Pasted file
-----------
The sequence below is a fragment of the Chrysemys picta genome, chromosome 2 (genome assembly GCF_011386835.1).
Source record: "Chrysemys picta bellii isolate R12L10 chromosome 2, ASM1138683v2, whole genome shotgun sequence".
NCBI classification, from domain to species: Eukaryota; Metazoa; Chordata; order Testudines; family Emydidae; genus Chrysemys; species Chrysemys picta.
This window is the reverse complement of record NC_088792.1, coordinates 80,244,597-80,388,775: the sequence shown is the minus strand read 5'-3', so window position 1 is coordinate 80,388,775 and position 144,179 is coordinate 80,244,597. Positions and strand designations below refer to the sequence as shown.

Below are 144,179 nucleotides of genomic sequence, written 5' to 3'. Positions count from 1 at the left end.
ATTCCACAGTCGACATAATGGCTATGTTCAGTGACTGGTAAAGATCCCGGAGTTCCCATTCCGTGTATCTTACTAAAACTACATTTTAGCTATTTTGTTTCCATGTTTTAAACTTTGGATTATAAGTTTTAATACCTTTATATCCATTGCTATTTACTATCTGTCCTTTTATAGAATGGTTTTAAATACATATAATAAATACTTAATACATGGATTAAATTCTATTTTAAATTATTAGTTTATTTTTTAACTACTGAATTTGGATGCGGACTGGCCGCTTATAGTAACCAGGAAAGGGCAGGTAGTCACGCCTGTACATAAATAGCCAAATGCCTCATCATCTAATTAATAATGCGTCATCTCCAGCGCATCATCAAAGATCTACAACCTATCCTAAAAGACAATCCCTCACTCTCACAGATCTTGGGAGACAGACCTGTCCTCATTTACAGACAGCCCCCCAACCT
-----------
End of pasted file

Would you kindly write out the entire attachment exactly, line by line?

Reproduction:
The sequence below is a fragment of the Chrysemys picta genome, chromosome 2 (genome assembly GCF_011386835.1).
Source record: "Chrysemys picta bellii isolate R12L10 chromosome 2, ASM1138683v2, whole genome shotgun sequence".
NCBI classification, from domain to species: Eukaryota; Metazoa; Chordata; order Testudines; family Emydidae; genus Chrysemys; species Chrysemys picta.
This window is the reverse complement of record NC_088792.1, coordinates 80,244,597-80,388,775: the sequence shown is the minus strand read 5'-3', so window position 1 is coordinate 80,388,775 and position 144,179 is coordinate 80,244,597. Positions and strand designations below refer to the sequence as shown.

Below are 144,179 nucleotides of genomic sequence, written 5' to 3'. Positions count from 1 at the left end.
ATTCCACAGTCGACATAATGGCTATGTTCAGTGACTGGTAAAGATCCCGGAGTTCCCATTCCGTGTATCTTACTAAAACTACATTTTAGCTATTTTGTTTCCATGTTTTAAACTTTGGATTATAAGTTTTAATACCTTTATATCCATTGCTATTTACTATCTGTCCTTTTATAGAATGGTTTTAAATACATATAATAAATACTTAATACATGGATTAAATTCTATTTTAAATTATTAGTTTATTTTTTAACTACTGAATTTGGATGCGGACTGGCCGCTTATAGTAACCAGGAAAGGGCAGGTAGTCACGCCTGTACATAAATAGCCAAATGCCTCATCATCTAATTAATAATGCGTCATCTCCAGCGCATCATCAAAGATCTACAACCTATCCTAAAAGACAATCCCTCACTCTCACAGATCTTGGGAGACAGACCTGTCCTCATTTACAGACAGCCCCCCAACCT